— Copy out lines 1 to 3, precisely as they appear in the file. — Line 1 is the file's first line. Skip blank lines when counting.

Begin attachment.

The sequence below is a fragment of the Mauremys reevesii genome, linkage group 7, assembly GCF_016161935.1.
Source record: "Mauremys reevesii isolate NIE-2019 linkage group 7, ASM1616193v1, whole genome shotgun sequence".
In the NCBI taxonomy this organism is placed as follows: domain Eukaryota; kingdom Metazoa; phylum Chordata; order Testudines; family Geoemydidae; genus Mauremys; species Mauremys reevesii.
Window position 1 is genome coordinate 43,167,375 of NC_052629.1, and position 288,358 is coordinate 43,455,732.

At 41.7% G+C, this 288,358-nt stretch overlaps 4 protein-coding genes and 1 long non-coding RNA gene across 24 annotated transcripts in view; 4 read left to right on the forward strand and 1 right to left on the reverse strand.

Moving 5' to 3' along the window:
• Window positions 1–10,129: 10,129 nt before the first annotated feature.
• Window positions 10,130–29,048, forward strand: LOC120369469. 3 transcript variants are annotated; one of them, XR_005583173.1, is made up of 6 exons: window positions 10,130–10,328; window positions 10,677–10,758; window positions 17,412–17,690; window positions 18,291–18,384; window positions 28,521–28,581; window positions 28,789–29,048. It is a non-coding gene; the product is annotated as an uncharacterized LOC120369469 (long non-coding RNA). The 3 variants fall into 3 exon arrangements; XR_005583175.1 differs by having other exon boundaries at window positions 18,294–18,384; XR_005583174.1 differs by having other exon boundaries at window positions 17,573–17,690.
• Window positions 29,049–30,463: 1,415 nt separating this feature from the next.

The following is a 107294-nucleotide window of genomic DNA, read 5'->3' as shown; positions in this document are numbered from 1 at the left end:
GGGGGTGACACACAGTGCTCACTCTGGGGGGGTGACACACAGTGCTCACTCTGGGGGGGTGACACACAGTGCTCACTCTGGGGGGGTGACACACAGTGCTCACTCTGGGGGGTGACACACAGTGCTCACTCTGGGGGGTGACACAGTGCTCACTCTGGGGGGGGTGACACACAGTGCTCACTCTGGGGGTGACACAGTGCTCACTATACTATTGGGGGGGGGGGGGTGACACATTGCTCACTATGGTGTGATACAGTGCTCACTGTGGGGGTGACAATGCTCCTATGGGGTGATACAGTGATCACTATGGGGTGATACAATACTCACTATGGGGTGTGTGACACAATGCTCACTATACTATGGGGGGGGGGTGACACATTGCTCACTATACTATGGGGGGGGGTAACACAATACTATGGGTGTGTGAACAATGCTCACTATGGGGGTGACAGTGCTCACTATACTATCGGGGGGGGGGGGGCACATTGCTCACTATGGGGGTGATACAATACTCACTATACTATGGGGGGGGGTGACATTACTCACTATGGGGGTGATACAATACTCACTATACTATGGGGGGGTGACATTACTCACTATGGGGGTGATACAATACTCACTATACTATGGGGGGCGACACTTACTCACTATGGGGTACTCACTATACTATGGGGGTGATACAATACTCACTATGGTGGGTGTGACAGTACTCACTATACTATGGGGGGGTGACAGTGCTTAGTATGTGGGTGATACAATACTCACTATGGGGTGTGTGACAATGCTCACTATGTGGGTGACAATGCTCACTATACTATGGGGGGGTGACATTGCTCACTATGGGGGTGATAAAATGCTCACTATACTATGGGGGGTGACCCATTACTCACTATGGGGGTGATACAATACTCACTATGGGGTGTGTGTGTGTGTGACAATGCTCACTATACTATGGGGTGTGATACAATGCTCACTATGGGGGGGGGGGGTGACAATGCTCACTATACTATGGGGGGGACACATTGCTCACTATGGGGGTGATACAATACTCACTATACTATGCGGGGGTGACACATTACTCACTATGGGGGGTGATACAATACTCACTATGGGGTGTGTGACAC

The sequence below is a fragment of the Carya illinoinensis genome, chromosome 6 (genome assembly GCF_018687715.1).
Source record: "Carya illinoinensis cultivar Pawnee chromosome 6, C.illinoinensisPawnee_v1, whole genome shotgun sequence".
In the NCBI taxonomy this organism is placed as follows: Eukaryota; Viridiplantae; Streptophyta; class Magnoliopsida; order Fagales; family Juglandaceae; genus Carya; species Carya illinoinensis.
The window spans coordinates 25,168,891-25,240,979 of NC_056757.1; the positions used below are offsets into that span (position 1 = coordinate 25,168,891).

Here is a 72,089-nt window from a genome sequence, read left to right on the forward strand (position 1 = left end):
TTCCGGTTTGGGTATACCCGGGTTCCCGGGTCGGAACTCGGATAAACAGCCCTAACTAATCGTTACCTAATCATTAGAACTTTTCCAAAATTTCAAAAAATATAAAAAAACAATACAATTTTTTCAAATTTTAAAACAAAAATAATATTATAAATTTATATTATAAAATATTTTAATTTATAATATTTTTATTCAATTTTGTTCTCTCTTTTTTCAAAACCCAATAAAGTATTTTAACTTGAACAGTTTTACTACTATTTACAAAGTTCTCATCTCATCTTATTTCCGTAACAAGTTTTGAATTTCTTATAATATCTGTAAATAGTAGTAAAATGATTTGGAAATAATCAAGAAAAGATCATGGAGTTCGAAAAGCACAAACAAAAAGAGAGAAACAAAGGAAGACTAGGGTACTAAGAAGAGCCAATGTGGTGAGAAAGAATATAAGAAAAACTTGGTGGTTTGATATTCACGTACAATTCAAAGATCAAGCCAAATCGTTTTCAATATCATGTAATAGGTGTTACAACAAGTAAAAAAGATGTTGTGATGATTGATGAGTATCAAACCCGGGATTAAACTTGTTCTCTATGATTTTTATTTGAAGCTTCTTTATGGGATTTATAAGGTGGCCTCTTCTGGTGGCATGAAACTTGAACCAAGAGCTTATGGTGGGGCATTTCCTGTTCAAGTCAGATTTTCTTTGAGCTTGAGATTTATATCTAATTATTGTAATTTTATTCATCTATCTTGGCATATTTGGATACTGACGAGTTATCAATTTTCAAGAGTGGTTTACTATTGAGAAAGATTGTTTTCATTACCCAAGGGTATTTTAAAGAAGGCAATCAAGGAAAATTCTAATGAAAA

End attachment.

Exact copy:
The sequence below is a fragment of the Mauremys reevesii genome, linkage group 7, assembly GCF_016161935.1.
Source record: "Mauremys reevesii isolate NIE-2019 linkage group 7, ASM1616193v1, whole genome shotgun sequence".
In the NCBI taxonomy this organism is placed as follows: domain Eukaryota; kingdom Metazoa; phylum Chordata; order Testudines; family Geoemydidae; genus Mauremys; species Mauremys reevesii.